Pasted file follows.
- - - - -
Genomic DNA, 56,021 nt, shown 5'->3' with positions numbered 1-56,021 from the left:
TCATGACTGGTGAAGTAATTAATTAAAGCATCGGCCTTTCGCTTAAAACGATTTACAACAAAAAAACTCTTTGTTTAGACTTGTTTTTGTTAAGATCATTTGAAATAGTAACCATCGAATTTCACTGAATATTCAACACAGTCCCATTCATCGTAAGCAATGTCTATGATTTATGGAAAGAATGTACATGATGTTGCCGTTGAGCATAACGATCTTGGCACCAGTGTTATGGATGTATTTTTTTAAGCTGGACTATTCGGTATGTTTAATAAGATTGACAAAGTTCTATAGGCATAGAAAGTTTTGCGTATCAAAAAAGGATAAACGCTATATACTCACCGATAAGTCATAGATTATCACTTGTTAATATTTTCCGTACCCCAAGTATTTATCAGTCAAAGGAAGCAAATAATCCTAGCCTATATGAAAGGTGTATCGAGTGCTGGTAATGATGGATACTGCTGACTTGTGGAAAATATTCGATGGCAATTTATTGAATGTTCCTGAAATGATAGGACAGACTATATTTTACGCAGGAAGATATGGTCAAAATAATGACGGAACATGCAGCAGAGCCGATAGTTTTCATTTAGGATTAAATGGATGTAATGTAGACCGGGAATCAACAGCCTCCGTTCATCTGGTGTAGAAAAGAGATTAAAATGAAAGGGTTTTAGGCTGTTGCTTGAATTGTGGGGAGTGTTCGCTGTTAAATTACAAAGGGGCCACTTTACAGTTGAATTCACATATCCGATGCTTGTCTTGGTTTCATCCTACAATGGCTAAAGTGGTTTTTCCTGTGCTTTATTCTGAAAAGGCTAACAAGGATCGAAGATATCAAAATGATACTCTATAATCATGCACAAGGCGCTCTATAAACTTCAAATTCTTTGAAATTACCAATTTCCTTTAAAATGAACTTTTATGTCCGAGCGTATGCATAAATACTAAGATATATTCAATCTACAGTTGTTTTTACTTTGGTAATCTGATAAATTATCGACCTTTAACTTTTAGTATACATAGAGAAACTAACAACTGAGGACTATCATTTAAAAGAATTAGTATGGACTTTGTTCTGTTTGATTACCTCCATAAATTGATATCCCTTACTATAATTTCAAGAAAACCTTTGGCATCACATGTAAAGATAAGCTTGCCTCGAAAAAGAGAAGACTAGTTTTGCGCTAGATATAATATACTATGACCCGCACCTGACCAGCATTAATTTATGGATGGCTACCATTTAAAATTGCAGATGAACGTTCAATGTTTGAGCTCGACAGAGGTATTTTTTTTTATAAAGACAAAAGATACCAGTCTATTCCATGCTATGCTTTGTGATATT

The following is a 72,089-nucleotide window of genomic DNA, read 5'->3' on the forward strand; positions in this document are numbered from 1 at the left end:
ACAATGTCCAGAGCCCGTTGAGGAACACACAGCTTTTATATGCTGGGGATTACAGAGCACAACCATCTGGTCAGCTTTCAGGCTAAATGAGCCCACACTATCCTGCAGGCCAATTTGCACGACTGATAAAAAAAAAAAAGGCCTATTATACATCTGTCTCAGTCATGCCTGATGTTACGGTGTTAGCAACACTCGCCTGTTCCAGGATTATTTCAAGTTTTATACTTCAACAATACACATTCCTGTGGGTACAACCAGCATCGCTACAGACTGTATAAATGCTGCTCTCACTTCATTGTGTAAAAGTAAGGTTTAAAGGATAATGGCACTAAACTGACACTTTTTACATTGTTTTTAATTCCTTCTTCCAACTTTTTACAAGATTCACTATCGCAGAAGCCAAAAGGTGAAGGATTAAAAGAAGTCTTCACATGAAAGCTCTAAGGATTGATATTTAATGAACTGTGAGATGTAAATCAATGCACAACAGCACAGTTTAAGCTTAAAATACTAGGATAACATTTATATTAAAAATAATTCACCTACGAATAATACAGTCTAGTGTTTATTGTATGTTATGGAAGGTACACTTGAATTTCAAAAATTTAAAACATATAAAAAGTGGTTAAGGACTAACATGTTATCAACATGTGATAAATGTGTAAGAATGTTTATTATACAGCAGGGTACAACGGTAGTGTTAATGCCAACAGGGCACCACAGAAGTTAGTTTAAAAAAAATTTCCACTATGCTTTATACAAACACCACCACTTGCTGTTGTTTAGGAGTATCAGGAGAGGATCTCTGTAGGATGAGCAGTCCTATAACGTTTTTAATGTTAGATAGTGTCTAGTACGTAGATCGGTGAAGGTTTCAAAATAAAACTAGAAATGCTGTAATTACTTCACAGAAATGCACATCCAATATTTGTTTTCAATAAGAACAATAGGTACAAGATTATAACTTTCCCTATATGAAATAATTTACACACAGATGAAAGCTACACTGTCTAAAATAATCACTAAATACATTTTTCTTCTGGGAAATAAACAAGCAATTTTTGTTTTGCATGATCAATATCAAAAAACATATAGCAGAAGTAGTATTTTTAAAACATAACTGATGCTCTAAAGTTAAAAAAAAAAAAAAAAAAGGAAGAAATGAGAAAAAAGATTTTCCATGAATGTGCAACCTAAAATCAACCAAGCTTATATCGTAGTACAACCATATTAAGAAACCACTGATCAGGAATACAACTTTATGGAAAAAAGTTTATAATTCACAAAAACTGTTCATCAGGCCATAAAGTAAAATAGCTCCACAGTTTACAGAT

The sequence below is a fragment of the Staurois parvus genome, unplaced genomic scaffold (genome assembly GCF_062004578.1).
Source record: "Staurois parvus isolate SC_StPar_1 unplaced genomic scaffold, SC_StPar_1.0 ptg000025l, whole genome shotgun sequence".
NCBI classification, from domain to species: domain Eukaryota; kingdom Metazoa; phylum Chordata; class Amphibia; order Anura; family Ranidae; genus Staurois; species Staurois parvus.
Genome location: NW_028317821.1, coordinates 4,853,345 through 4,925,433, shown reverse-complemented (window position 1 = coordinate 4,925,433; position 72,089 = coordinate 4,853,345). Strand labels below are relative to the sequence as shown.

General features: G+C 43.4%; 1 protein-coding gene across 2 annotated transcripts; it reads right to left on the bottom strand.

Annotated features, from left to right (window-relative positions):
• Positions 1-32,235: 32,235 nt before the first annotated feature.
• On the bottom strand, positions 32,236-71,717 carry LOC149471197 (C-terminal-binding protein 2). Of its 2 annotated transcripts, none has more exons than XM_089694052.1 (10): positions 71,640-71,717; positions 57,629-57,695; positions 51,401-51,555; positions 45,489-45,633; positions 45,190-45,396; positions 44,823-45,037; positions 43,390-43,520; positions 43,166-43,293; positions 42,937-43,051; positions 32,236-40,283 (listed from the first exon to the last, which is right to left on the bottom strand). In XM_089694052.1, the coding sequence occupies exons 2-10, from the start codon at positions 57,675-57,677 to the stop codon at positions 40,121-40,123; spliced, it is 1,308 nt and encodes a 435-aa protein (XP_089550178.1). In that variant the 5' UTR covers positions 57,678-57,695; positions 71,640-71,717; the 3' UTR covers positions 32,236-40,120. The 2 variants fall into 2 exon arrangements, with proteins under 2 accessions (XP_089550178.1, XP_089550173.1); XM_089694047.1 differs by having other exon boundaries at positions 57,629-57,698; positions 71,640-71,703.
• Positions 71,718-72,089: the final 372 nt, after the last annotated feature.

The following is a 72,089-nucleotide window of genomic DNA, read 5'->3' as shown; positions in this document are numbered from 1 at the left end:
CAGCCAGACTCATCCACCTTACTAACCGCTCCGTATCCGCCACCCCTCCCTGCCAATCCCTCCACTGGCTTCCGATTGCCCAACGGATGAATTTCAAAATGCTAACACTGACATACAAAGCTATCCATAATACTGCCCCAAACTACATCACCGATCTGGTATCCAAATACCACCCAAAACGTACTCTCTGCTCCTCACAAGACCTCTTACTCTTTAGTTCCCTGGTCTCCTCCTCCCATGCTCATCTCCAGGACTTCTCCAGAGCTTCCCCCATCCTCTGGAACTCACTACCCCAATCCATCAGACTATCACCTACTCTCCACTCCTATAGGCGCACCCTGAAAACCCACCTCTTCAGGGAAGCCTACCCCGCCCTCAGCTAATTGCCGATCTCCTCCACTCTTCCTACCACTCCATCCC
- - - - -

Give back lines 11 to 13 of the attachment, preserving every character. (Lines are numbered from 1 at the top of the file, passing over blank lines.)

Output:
• Positions 1-32,235: 32,235 nt before the first annotated feature.
• On the bottom strand, positions 32,236-71,717 carry LOC149471197 (C-terminal-binding protein 2). Of its 2 annotated transcripts, none has more exons than XM_089694052.1 (10): positions 71,640-71,717; positions 57,629-57,695; positions 51,401-51,555; positions 45,489-45,633; positions 45,190-45,396; positions 44,823-45,037; positions 43,390-43,520; positions 43,166-43,293; positions 42,937-43,051; positions 32,236-40,283 (listed from the first exon to the last, which is right to left on the bottom strand). In XM_089694052.1, the coding sequence occupies exons 2-10, from the start codon at positions 57,675-57,677 to the stop codon at positions 40,121-40,123; spliced, it is 1,308 nt and encodes a 435-aa protein (XP_089550178.1). In that variant the 5' UTR covers positions 57,678-57,695; positions 71,640-71,717; the 3' UTR covers positions 32,236-40,120. The 2 variants fall into 2 exon arrangements, with proteins under 2 accessions (XP_089550178.1, XP_089550173.1); XM_089694047.1 differs by having other exon boundaries at positions 57,629-57,698; positions 71,640-71,703.
• Positions 71,718-72,089: the final 372 nt, after the last annotated feature.